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Prairie restoration turns into American Indian business enterprise

HAYES, S.D. - With the success of the prairie restoration on the Mortenson Ranch, a new awareness and interest in the diverse plants growing on the ranch soon became a business for Jeff Mortenson. Prairie Exotica was born. Originally seeds from Echinacea plants held the small business together, and then as other plants began re-establishing themselves on the ranch he started collecting seeds from plants such as Sensitive Briar and Dwarf Indigo.

At first Mortenson sent the seeds to companies across the country that were involved in restoration projects after forest fires. "Some were interested and some weren't," he remembered. "Then there were the tree seeds and vines. There aren't many sources of wild grape seeds and such." His variety of hard-to-find seeds began establishing Prairie Exotica as a small business that packed a punch. But Mortenson cautions that he has found from personal experience that seeds need to be planted in a certain order to prepare the ground for each level of seeds.

The most delicate and often the most beautiful with bright flowers are the most-needed plants for any prairie restoration or even for a piece of prairie in the back yard are the forbs. They are the first ones Mortenson suggests that people plant.

"The one essential for people to remember is that those big tap roots work as a conduit for the rain and for air to get down to the soil," Mortenson said. "The land up here where the Lakota are at doesn't have the best soil in the world, so it needed a very complex diversity of nitrogen fixing and large tap rooted plants. They are the fastest reproducing ones now on the ranch, a lot of them have the edibles and the medicinal plants in their mix."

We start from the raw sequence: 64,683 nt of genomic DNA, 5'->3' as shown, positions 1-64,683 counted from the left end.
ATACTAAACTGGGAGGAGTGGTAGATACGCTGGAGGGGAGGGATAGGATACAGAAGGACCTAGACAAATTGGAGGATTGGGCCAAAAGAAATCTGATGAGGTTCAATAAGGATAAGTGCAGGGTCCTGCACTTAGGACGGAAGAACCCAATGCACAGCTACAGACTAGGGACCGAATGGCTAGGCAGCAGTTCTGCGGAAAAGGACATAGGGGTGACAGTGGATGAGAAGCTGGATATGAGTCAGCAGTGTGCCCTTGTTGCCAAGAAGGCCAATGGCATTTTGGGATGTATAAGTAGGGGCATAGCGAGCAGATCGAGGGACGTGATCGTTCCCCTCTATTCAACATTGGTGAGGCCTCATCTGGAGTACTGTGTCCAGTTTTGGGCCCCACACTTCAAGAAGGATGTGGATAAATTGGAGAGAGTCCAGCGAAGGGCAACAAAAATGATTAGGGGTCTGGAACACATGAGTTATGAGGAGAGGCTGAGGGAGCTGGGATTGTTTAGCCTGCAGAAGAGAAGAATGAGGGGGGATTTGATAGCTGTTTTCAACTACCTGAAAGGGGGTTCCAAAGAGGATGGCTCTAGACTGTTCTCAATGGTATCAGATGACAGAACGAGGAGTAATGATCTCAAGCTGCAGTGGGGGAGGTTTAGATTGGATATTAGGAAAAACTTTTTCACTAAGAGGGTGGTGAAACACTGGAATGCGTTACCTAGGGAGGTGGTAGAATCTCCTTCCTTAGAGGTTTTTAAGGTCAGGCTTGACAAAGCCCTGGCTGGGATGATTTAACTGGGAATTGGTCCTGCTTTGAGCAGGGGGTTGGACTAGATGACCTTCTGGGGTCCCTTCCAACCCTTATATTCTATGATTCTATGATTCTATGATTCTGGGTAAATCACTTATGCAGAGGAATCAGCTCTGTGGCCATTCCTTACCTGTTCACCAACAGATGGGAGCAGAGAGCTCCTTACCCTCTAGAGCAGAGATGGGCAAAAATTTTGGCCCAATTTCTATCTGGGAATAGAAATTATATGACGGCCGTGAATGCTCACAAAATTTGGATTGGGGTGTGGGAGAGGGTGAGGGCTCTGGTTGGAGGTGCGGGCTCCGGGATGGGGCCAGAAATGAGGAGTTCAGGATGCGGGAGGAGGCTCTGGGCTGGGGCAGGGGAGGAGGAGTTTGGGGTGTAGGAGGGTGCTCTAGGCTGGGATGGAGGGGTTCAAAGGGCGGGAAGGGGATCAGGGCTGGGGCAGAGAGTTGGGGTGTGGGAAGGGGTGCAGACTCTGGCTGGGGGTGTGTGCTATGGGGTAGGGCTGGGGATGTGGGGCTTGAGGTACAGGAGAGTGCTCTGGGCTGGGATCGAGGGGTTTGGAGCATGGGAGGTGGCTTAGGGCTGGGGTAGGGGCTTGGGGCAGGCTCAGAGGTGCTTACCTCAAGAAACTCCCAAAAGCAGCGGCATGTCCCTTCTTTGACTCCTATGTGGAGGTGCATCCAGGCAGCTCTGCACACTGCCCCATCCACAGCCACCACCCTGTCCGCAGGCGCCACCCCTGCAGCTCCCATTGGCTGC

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Seed collection for these plants is done by hand throughout the summer and fall as plants come to maturity and begin producing seeds. One of the biggest obstacles in seed collection is the short window of harvesting time for many plants. Wind and hot summer temperatures, along with varying locations mean that not only do the wide variety of seeds mature at different rates, but that the seeds can be sent to the four directions if they are not collected at exactly the right time. He spends long hours as he combs the countryside for plants that are ready to harvest.

Part of the reason for starting his own seed company was that the plants were virtually unknown to many seed companies across the country. "What I learned when I first got into it was that a lot of these plants we have at the ranch, when I called seed companies around the country, was that they had never heard of the plants or had these seeds available," he said. "So a lot of the restorations that have been going on like in the Black Hills were still using European plants rather than the native ones. I realize that back then I was just one producer and small, still you start out small and get larger. You do that when you do restorations too."

As the seed business began to grow, Mortenson soon began a landscape consulting business that works on restoration projects after fires and also does residential landscaping. Prairie Exotica seeds are beginning to find their way to stores across the country and a Web site is now in the making.

His advice to those thinking about a business like Prairie Exotica, "Don't quit your day job," he laughed. "The start up is slow and you really have to love what you do and be willing to spend a lot of time listening to the wind and enjoy the solitude of the prairie. For me it is the walking on Mother Earth and feeling that life that under my feet."

Those wanting more information on Prairie Exotica seeds may contact Mortenson at